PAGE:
Recreating iOS app designs in Windows 8

[This article is for Windows 8.x and Windows Phone 8.x developers writing Windows Runtime apps. If you’re developing for Windows 10, see the latest documentation]

Here's a look at common iOS app designs, and how they can be re-imagined in Windows 8.

If you are considering bringing an existing app from iOS or another platform to Windows 8, you have to ask yourself a fundamental question: are you going to port it, or are you going to rewrite it?

If your app is created with a middleware solution, which is also supported by Windows 8, then your decision may well be obvious. However, if your app was written from scratch in Objective-C, you will have a little more work to do.

Does your app make use of libraries written in C or C++? Then there is a good chance you can re-use the code without many changes. For example, if you use a C++ library to perform some image processing or complicated calculations, you can either write your Windows app completely in C++ and use the same source code, or else use the C++ library in the form of a Windows Runtime Component (similar to a DLL, if you know Win32 Windows programming). You could then write the rest of the app in C# or JavaScript, and call the methods in your C++ component.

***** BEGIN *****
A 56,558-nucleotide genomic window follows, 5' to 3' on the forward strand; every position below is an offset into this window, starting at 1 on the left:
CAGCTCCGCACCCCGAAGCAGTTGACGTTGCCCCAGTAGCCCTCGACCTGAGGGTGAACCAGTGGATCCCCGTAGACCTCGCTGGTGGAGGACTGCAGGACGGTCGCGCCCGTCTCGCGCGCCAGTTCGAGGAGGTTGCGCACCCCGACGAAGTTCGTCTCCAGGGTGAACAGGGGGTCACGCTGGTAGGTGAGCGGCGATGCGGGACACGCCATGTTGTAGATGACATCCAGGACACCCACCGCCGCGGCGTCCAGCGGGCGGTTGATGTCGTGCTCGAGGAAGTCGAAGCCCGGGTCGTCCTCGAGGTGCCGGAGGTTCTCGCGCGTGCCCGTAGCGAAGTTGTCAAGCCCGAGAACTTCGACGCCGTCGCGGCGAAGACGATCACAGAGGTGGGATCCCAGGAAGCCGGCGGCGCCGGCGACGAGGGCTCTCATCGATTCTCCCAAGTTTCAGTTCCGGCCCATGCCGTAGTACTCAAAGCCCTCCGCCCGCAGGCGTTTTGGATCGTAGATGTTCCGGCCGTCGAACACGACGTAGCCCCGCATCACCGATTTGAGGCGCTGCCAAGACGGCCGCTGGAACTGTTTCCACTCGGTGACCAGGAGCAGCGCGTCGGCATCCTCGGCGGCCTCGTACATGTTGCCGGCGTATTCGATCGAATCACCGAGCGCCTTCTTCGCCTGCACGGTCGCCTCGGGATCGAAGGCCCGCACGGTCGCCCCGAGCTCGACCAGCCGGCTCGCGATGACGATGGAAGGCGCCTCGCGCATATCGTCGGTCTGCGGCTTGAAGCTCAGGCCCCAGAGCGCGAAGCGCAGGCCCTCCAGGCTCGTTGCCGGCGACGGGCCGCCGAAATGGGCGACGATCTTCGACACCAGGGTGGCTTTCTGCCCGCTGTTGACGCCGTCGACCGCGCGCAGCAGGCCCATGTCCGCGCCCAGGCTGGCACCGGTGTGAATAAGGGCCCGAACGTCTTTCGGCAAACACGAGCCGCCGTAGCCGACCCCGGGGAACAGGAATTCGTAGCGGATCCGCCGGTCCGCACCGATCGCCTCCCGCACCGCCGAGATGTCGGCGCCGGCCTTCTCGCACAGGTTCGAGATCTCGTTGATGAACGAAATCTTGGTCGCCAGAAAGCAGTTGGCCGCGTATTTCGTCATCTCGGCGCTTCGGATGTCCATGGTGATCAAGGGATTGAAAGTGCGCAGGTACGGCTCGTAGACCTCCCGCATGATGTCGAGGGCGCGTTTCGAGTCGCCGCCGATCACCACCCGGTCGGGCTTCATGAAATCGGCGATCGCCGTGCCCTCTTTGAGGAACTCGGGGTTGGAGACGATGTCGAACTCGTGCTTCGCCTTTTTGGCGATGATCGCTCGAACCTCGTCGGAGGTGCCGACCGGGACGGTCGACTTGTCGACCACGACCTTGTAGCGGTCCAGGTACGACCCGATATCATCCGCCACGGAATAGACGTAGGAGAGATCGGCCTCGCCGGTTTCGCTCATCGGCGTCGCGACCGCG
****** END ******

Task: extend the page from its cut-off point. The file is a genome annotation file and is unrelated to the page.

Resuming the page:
How you would translate other apps to run on Windows 8 will depend a factors such as their fundamental design, and their use of native controls. Let’s take a look at some fundamental app types, and discuss how we could re-imagine them as Windows Store apps.

A game or other app written using OpenGL

Assuming your app doesn’t use a middleware solution, such as Unity, but instead consists of Objective-C and OpenGL (with or without the use of GLKit), then you will need to recreate it using DirectX with C++.

The Windows Dev Center contains many topics to help your move from OpenGL to DirectX, including:

A 2D game or app with no native controls

An app which renders its own buttons and other controls – such as an educational app, magazine reader or a more casual game – is probably the easiest kind of app to convert to Windows 8.

If the graphics in your app use simple 2D animation, the Windows 8 version may be a good candidate for adaptation using a JavaScript/HTML5 project, as the HTML5 Canvas control provides 2D rendering support similar to an UIImage control. Or you might decide to use C# and XAML, using XAML objects such as Image, Rectangle and Ellipse: see Develop Reversi, a Windows Store game in C# and XAML.

If there is a lot of advanced animation in your app, a middleware solution and/or DirectX might be required to get the animation frame rates you need.